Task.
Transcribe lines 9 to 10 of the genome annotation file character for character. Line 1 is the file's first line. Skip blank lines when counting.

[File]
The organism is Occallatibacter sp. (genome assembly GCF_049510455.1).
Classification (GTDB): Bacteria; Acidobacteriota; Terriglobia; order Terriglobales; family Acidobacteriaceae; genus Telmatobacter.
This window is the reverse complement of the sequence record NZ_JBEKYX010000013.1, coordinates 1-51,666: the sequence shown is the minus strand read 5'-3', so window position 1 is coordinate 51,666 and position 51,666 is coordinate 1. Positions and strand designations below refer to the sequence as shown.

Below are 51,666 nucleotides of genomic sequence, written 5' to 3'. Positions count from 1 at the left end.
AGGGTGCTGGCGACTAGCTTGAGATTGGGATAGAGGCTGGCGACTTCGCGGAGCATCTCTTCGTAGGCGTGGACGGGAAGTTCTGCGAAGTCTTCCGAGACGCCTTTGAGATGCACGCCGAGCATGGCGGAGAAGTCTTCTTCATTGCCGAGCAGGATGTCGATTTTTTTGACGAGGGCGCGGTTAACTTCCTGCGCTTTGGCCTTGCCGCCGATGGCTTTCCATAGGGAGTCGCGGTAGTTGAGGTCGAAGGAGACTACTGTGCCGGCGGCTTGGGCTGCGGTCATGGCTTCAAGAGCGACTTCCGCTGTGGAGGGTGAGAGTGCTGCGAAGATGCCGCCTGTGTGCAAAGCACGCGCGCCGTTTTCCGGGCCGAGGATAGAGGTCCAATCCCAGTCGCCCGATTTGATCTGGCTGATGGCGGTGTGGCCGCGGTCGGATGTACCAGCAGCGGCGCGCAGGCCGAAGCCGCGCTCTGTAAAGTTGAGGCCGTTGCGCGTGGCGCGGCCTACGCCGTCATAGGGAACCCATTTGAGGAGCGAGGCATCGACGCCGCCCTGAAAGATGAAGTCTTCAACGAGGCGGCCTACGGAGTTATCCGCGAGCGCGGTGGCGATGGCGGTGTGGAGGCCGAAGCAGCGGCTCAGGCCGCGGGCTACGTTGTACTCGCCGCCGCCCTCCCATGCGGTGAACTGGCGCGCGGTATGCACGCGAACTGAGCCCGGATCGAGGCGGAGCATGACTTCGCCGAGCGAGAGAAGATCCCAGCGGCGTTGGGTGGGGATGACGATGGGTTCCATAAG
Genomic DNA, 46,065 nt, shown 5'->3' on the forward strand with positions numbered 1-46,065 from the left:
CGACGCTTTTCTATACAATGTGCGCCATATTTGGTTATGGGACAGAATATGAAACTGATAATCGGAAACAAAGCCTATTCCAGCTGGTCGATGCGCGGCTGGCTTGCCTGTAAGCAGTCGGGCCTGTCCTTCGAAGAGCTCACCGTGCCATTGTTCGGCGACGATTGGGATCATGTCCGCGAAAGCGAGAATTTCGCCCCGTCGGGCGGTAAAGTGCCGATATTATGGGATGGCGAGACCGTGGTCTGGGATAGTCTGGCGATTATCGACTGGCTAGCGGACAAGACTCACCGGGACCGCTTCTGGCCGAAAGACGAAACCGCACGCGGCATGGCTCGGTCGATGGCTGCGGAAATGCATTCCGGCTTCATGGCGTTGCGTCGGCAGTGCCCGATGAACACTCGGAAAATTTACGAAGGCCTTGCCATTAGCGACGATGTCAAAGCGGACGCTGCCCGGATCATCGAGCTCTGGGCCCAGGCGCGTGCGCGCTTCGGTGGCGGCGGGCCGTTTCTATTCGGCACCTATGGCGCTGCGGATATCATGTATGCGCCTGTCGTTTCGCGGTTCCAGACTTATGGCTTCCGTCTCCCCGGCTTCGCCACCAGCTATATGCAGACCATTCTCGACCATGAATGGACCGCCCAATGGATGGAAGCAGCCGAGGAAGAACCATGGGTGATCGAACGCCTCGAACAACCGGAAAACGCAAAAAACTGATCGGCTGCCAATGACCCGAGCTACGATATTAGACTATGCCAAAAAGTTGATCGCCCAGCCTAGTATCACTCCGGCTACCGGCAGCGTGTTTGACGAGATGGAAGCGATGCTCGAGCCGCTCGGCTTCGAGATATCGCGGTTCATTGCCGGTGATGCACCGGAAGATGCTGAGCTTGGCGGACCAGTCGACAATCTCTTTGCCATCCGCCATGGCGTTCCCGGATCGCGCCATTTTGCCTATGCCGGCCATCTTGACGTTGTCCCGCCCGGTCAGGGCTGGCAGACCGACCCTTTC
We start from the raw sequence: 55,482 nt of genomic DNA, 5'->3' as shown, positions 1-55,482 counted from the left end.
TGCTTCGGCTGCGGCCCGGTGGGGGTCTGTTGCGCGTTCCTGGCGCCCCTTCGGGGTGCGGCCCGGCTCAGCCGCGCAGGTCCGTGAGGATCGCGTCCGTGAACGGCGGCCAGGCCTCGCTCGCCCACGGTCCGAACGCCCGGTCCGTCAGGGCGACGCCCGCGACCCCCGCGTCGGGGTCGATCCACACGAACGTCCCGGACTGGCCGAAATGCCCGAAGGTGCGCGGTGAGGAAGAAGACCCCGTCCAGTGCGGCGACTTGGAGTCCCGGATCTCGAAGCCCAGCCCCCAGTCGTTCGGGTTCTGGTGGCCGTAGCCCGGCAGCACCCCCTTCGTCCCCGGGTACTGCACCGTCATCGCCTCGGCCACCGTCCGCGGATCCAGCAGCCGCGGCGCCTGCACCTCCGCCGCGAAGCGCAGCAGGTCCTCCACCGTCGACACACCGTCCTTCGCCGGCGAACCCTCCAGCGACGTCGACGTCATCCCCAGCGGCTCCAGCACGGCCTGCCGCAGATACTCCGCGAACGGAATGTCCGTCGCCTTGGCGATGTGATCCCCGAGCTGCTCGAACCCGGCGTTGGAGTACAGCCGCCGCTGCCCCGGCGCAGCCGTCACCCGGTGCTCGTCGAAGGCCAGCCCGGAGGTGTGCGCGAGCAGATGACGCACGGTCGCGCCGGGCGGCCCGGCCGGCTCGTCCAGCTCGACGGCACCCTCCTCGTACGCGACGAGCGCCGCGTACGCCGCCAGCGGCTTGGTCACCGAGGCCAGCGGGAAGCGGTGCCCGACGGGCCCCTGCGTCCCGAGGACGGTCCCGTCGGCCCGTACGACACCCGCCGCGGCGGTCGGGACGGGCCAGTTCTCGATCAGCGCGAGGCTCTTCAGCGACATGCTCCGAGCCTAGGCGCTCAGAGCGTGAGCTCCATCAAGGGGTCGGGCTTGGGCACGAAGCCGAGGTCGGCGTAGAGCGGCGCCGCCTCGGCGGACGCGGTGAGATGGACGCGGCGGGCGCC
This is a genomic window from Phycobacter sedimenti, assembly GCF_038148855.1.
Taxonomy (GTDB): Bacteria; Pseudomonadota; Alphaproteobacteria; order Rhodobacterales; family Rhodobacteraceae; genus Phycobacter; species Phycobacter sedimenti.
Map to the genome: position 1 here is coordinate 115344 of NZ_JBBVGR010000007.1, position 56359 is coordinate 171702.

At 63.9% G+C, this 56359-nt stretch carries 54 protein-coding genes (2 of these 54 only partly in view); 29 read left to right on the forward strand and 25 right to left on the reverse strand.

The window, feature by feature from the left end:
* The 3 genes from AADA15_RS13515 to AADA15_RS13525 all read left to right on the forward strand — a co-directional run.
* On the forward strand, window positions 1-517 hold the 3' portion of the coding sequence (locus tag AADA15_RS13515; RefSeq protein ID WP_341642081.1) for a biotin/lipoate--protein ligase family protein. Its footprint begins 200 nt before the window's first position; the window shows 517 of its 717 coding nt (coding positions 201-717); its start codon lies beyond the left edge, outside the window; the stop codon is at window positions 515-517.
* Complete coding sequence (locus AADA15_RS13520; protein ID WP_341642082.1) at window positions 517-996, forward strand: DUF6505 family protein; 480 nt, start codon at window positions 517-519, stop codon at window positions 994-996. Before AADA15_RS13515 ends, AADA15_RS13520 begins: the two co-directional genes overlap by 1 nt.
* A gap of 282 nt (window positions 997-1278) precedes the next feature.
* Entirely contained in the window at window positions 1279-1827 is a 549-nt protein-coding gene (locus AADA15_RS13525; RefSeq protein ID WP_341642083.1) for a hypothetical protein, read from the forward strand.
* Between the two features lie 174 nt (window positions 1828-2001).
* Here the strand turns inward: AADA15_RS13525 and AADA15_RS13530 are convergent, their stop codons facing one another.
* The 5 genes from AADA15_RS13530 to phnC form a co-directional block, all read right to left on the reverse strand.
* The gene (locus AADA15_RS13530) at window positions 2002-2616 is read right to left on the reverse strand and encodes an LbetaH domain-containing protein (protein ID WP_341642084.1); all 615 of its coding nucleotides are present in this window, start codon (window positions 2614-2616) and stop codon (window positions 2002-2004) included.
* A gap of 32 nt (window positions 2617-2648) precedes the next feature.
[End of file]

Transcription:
TGCTTCGGCTGCGGCCCGGTGGGGGTCTGTTGCGCGTTCCTGGCGCCCCTTCGGGGTGCGGCCCGGCTCAGCCGCGCAGGTCCGTGAGGATCGCGTCCGTGAACGGCGGCCAGGCCTCGCTCGCCCACGGTCCGAACGCCCGGTCCGTCAGGGCGACGCCCGCGACCCCCGCGTCGGGGTCGATCCACACGAACGTCCCGGACTGGCCGAAATGCCCGAAGGTGCGCGGTGAGGAAGAAGACCCCGTCCAGTGCGGCGACTTGGAGTCCCGGATCTCGAAGCCCAGCCCCCAGTCGTTCGGGTTCTGGTGGCCGTAGCCCGGCAGCACCCCCTTCGTCCCCGGGTACTGCACCGTCATCGCCTCGGCCACCGTCCGCGGATCCAGCAGCCGCGGCGCCTGCACCTCCGCCGCGAAGCGCAGCAGGTCCTCCACCGTCGACACACCGTCCTTCGCCGGCGAACCCTCCAGCGACGTCGACGTCATCCCCAGCGGCTCCAGCACGGCCTGCCGCAGATACTCCGCGAACGGAATGTCCGTCGCCTTGGCGATGTGATCCCCGAGCTGCTCGAACCCGGCGTTGGAGTACAGCCGCCGCTGCCCCGGCGCAGCCGTCACCCGGTGCTCGTCGAAGGCCAGCCCGGAGGTGTGCGCGAGCAGATGACGCACGGTCGCGCCGGGCGGCCCGGCCGGCTCGTCCAGCTCGACGGCACCCTCCTCGTACGCGACGAGCGCCGCGTACGCCGCCAGCGGCTTGGTCACCGAGGCCAGCGGGAAGCGGTGCCCGACGGGCCCCTGCGTCCCGAGGACGGTCCCGTCGGCCCGTACGACACCCGCCGCGGCGGTCGGGACGGGCCAGTTCTCGATCAGCGCGAGGCTCTTCAGCGACATGCTCCGAGCCTAGGCGCTCAGAGCGTGAGCTCCATCAAGGGGTCGGGCTTGGGCACGAAGCCGAGGTCGGCGTAGAGCGGCGCCGCCTCGGCGGACGCGGTGAGATGGACGCGGCGGGCGCC
This is a genomic window from Phycobacter sedimenti, assembly GCF_038148855.1.